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Efficiency wage and union effects in labor demand and wage structure in Mexico - An application of quantile analysis

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  • Maloney, William F.
  • Pontual Ribeiro, Eduardo

Abstract

Applying quantile analysis to detailed firm-level data from Mexico, the authors study determinants of demand and wages for two classes of labor. Unions appear to have a strong impact on how much unskilled labor is employed but not on wages. This suggests an extreme example of"monopoly union"behavior. The impact on productivity is, by definition, negative, but unions could also be said to be forcing firms to use"appropriate technology"(less capital and more workers), increasing the total amount of labor employed in the economy. The only impact on wages appears for the tenth (lowest) quantile of unskilled workers, suggesting that unions prevent workers from being paid too far below the median for their skill level. The authors identify significant efficiency wage effects where firms pay above market clearing to prevent labor turnover both in labor demand and in the wage equations. Since minimum wages are not binding and the union impact on wages is small, this suggests that whatever segmentation exists emerges endogenously and is not due to union - or government - induced distortions. The authors offer the first use of quantile analysis to analyze labor demand at the firm level, and one of the first uses of correct standard errors in two-stage least-squares quantile regression.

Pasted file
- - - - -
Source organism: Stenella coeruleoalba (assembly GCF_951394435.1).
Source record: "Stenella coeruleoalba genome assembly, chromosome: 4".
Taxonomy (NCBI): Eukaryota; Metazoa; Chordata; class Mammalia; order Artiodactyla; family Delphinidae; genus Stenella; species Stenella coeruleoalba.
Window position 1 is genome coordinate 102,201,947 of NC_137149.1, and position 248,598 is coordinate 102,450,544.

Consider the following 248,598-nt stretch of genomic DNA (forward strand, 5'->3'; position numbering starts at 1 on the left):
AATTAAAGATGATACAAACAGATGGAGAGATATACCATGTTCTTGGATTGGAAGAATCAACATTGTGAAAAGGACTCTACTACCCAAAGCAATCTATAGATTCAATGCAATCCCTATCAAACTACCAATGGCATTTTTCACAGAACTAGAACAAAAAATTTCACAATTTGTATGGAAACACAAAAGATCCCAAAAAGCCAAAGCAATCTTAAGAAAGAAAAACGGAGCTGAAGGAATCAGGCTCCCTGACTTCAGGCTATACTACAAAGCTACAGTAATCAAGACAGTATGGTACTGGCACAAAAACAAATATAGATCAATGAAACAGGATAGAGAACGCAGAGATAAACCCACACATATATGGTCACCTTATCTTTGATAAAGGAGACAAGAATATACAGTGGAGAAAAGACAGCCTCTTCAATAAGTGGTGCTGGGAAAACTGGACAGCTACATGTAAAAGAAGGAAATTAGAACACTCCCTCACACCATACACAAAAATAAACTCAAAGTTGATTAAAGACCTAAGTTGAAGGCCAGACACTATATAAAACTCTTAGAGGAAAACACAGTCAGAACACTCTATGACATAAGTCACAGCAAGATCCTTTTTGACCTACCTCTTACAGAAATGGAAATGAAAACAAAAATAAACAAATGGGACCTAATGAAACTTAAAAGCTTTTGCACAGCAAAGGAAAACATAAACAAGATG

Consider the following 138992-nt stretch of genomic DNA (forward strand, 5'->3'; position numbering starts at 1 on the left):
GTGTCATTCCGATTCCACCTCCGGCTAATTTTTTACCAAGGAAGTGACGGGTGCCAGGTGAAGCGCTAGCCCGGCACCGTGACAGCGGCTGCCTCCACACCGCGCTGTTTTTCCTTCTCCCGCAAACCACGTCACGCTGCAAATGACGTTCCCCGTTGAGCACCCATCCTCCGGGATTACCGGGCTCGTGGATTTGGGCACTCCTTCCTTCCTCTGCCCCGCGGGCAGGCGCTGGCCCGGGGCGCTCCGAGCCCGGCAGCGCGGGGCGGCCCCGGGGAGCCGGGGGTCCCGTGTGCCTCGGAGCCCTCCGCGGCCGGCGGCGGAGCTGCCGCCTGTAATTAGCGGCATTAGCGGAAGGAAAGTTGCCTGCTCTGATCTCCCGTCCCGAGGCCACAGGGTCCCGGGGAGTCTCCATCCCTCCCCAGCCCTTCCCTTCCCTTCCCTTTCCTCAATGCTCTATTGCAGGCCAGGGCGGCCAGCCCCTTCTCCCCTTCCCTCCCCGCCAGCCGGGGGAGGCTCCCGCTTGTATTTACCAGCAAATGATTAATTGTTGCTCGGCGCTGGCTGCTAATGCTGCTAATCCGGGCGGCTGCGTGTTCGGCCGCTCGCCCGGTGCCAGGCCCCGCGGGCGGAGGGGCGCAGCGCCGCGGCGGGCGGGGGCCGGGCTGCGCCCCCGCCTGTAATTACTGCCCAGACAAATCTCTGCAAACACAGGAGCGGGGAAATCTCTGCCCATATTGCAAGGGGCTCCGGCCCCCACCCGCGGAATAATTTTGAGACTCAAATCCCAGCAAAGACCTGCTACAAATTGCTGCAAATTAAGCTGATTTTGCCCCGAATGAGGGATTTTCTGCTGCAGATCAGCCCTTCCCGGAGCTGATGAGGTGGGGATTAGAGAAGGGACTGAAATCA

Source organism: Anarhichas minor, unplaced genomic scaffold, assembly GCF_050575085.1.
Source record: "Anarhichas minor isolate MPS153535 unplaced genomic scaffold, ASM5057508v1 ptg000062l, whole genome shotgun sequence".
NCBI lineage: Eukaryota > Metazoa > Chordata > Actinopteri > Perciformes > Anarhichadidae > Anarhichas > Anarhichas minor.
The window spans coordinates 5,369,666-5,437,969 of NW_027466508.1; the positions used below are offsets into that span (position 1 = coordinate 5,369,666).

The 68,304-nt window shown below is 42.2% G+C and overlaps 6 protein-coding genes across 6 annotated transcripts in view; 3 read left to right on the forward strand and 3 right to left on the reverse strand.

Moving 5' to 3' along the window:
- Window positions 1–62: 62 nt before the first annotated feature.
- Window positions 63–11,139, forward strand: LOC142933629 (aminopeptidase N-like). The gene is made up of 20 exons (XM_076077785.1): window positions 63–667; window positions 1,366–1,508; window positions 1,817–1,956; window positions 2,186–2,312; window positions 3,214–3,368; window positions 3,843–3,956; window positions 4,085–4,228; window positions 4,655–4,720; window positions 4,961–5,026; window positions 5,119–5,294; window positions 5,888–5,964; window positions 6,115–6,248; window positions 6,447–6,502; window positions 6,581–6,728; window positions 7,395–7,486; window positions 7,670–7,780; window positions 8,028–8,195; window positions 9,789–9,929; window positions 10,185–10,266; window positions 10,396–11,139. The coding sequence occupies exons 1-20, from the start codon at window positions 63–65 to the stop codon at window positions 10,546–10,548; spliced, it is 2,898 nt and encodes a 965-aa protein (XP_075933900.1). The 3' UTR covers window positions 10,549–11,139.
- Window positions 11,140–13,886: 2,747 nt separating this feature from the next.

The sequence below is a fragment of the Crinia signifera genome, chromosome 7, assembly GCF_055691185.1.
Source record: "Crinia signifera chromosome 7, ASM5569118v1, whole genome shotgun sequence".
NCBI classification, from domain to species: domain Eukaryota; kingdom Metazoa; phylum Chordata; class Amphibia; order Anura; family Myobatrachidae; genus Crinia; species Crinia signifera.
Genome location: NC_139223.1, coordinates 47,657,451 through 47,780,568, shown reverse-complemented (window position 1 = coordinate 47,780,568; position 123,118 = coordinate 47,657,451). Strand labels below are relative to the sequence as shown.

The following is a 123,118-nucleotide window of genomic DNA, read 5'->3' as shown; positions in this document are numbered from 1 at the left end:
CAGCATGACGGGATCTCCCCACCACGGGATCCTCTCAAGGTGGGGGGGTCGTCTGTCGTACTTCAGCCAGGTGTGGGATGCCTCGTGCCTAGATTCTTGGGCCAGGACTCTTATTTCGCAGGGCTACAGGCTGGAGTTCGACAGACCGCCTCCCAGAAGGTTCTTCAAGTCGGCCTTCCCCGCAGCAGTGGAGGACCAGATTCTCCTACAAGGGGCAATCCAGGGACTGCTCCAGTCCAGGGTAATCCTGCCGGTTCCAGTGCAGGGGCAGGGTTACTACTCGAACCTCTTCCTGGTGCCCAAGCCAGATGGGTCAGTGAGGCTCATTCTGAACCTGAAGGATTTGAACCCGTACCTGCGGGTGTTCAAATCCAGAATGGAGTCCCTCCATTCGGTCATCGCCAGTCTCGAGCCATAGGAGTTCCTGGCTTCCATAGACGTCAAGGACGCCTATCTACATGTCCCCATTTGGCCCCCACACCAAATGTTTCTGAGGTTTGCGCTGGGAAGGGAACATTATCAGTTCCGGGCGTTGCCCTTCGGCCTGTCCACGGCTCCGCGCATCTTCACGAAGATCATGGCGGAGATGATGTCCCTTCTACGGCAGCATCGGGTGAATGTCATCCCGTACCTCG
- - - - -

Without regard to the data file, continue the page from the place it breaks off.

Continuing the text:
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Bibliographic Info

Paper provided by The World Bank in its series Policy Research Working Paper Series with number 2131.

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Date of creation: 31 May 1999
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Handle: RePEc:wbk:wbrwps:2131

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Keywords: Labor Policies; Banks&Banking Reform; Public Health Promotion; Environmental Economics&Policies; Economic Theory&Research; Labor Management and Relations; Health Monitoring&Evaluation; Economic Theory&Research; Banks&Banking Reform; Environmental Economics&Policies;

References

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  1. Lam, David & Schoeni, Robert F, 1993. "Effects of Family Background on Earnings and Returns to Schooling: Evidence from Brazil," Journal of Political Economy, University of Chicago Press, University of Chicago Press, vol. 101(4), pages 710-40, August.
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  3. Wadhwani, S. & Wall, M., 1988. "A Direct Test Of The Efficiency Wage Model Using Uk Micro- Data," Papers, London School of Economics - Centre for Labour Economics 313, London School of Economics - Centre for Labour Economics.
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  12. Funkhouser, Edward, 1998. "The importance of firm wage differentials in explaining hourly earnings variation in the large-scale sector of Guatemala," Journal of Development Economics, Elsevier, Elsevier, vol. 55(1), pages 115-131, February.
  13. Bell, Linda A, 1997. "The Impact of Minimum Wages in Mexico and Colombia," Journal of Labor Economics, University of Chicago Press, University of Chicago Press, vol. 15(3), pages S102-35, July.
  14. Panagides, Alexis & Patrinos, Harry Anthony & DEC, 1994. "Union - nonunion wage differentials in the developing world : a case study of Mexico," Policy Research Working Paper Series 1269, The World Bank.